Some parents suspect very early on that their child is somehow not like other children, especially if there are older siblings who behaved very differently. If so, could these differences point to autism? What exactly are the symptoms of autism?
Autism is a term for an extremely broad field. That’s why it is referred to as the autism spectrum. Some cases are so extreme that they catch the immediate attention of parents and pediatricians. However, other cases are diagnosed later in life or never since some people develop successful strategies and coping mechanisms.
For a better idea of what autism is, read this article.
Do you suspect autism? What are the symptoms?
The following is a list of the classic symptoms of autism which, if found in significant number, could indicate the presence of autism.
It’s important to realize that these symptoms can show up in very individually specific and varied ways. Because it’s a spectrum, there are many ways autism can be expressed and a varied manifestation of symptoms.
One often refers to autistic traits when speaking of these symptoms. In order to get a feel for these traits, watch the following video for a clinical explanation of how traits can fit into a diagnosis.
How the symptoms manifest also strongly depends on the age of the child and what stage of development he has reached. As a consequence, this is taken into account during diagnosis. You can read about diagnosing autism in this article.
Symptoms are grouped into the following categories:
- Rarely makes eye contact
- Reacts hardly or not at all to what people in his surroundings are doing
- Doesn’t seem to be listening
- Can’t play games where she “pretends like” she is somebody or is doing something
- Can’t share or take turns
- Is more concerned with the game rules than with playing the game itself
- Retreats because things get too loud or active
- Avoids children his age
- Cries often and at length without any apparent reason
- Reacts rarely or never to his own name
- Seems passive or uninvolved when spoken to
- Only slowly develops the ability to use gestures and signs to refer to things
- Babbles for the first year of life and is suddenly silent the next year
- Starts speaking extremely late or never speaks much
- Prefers communicating with gestures rather than using her voice
- Repeats certain phrases he picked up somewhere over and over, like a mantra
- Has trouble building coherent sentences from words
- Uses special terms that are only comprehensible to other family members
- Can’t communicate well with children her own age
- Uses speech, if at all, only to communicate his own needs
- Likes to lecture at length about his own current special interest topic
- Is not generally interested in the opinion of others
- Doesn’t realize when the other person isn’t interested in a topic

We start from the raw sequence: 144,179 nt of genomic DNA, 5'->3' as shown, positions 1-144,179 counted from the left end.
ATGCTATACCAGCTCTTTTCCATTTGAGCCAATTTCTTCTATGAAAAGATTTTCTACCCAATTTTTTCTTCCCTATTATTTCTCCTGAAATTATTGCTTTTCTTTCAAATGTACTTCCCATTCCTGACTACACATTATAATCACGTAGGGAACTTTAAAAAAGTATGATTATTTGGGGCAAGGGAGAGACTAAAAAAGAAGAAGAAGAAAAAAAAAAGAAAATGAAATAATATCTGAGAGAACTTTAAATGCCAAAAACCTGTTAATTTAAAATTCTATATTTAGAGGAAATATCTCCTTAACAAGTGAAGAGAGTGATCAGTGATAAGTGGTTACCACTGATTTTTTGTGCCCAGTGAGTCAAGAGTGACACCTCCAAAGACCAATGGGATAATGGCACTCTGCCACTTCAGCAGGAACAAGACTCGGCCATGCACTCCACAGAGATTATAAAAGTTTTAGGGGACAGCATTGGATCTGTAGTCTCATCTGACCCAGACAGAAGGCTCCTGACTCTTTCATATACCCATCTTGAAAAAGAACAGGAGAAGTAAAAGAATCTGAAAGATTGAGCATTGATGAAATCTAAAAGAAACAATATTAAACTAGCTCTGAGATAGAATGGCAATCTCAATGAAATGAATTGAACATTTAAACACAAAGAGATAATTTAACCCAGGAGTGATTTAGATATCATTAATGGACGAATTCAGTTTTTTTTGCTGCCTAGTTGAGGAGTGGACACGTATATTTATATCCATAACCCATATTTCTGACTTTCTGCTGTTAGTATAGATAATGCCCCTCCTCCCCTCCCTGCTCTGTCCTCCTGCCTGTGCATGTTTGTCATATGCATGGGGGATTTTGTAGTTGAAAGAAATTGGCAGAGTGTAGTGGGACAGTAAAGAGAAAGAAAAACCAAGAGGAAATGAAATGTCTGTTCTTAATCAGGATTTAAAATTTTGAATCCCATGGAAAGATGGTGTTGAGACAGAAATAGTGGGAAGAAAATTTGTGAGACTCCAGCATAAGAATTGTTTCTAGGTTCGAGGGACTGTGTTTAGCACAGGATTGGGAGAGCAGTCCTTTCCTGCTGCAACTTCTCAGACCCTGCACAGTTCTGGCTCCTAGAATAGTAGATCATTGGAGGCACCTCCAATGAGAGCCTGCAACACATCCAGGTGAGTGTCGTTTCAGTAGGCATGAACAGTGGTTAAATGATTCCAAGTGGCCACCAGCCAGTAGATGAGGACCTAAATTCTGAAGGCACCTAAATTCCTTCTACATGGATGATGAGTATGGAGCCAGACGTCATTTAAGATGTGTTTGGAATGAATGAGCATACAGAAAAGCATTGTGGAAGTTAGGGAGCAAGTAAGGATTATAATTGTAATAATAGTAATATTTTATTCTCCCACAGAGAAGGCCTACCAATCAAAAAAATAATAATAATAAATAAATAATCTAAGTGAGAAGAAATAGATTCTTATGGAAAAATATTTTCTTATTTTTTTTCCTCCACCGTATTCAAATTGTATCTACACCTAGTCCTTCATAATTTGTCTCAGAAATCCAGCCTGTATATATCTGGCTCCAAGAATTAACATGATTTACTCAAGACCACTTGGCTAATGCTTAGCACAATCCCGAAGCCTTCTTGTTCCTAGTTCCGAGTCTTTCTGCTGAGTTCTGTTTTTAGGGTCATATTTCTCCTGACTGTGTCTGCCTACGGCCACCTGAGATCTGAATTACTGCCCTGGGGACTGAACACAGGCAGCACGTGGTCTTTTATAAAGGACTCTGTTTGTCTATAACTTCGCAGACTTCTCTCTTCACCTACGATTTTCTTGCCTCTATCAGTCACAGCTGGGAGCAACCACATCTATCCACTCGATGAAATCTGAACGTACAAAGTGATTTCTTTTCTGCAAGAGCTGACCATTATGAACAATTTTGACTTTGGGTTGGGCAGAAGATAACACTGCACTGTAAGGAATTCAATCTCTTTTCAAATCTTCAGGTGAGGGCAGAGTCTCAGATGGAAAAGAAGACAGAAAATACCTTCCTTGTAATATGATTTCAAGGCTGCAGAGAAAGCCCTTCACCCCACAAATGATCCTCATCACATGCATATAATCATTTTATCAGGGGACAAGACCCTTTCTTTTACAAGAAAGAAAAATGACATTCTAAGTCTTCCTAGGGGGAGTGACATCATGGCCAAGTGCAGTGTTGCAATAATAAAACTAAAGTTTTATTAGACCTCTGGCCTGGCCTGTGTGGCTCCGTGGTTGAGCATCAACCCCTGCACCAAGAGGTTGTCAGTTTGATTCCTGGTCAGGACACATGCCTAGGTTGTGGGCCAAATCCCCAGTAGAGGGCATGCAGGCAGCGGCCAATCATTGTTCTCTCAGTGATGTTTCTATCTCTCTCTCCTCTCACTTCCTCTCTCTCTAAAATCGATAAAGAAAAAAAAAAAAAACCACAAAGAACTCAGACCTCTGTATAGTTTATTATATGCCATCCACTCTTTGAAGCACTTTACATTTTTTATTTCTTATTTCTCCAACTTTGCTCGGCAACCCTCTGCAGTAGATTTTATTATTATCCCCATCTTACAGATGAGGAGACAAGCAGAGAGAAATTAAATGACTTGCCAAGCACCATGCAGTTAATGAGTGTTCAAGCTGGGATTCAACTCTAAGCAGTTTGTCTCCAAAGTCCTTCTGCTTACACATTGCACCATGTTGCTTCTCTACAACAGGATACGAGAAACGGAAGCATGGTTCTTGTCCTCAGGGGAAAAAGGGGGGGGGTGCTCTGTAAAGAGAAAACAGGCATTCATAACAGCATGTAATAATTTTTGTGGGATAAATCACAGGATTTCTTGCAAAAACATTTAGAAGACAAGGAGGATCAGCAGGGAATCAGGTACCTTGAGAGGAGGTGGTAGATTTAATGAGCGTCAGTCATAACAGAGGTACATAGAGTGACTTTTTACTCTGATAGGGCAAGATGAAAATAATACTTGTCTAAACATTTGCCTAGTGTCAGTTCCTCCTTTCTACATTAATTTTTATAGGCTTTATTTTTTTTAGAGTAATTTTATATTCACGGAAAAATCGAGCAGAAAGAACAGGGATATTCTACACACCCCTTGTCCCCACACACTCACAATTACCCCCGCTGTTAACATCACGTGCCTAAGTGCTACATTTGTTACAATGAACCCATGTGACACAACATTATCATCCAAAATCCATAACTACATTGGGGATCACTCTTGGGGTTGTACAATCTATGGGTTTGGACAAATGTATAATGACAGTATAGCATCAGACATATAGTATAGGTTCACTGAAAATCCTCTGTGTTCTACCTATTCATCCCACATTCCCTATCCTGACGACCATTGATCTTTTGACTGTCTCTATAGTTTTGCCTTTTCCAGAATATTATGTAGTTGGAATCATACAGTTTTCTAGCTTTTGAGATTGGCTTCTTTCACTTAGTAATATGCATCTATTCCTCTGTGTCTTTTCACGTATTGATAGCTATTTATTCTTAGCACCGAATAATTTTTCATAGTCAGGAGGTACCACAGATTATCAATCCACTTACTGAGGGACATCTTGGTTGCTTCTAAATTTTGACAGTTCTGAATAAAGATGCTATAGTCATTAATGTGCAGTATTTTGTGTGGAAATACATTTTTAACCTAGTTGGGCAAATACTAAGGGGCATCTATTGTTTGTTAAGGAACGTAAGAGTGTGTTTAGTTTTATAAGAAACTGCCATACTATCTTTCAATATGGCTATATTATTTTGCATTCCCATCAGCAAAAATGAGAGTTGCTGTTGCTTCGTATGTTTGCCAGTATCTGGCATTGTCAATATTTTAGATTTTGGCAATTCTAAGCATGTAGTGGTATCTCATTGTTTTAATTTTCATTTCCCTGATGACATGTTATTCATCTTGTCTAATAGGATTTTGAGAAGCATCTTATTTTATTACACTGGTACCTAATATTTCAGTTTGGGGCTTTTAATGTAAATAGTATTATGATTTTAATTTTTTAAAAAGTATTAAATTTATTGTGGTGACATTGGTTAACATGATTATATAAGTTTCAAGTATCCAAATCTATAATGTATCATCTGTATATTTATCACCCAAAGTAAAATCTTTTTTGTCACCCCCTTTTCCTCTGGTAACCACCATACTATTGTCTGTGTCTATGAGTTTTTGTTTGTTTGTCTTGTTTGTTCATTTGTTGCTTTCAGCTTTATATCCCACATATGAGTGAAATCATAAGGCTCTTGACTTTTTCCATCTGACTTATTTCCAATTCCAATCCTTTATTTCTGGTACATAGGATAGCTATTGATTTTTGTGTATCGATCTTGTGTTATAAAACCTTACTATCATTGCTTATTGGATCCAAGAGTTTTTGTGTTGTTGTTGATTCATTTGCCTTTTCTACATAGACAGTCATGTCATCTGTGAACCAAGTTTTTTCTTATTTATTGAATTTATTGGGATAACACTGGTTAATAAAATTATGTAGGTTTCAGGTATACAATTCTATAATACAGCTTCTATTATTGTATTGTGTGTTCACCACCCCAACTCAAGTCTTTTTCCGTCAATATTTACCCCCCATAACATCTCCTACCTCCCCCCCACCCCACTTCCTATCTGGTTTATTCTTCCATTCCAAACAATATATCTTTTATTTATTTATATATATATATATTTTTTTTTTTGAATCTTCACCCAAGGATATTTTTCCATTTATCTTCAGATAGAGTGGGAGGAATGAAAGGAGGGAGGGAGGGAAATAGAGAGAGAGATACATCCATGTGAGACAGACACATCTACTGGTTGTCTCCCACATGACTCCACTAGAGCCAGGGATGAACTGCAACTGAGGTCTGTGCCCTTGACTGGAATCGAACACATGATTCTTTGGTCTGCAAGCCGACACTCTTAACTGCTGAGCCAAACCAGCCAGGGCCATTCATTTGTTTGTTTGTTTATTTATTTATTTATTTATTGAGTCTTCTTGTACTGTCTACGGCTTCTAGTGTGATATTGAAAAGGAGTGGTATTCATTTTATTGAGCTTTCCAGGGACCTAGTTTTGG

- Can’t tell if the person in front of him is sad or happy
- Seems unconcerned if another child is crying
- Often seems to have an inappropriate facial expression (smiles at something sad or looks overly serious when something should seem funny)
- Can concentrate or be fixated on one object for a very long time (for example a mobile or the wash spinning in the washing machine)
- Repeats the same movement or sound over and over again
- Insists on a very fixed routine in certain things. For instance, will only drink from one cup or can only tolerate a single color for his clothing
- Likes to categorize toys according to color, size or a particular characteristic. Is fascinated by numbers, symbols or letters
- Has a favorite topic that she always comes back to
- Has to do daily tasks in the “right” order. Insists on a strict routine which can be similar to a ritual
- Reacts to deviations in routine, surprises or exceptions with extreme, often destructive, behavior
- Can’t tolerate soft touches
- Can’t stand contact with the fabric of certain clothing
- Can’t stand certain noises or sounds (for instance alarms, ringtones, appliances)
- Doesn’t seem bothered by cold
- Hardly seems to notice/react to pain
- Has great difficulty falling asleep
- Has trouble sleeping through the night
- Loses consciousness temporarily
- Shudders and twitches uncontrollably
- From one moment to the next will suddenly seem frozen immobile
This seems a very comprehensive list, and yet it does not by any means exhaust the extent of all possible symptoms.
Many of these traits are also typical of non-autistic children. Every child develops special interests or small, cute eccentricities. Many children exhibit temporary developmental delays or suffer short-term health issues.
However, if a significant number of the traits above seem to apply to your child, he could be on the spectrum. In that case, we think it’s wise to look into getting a diagnosis.
Have you noticed any of the above symptoms?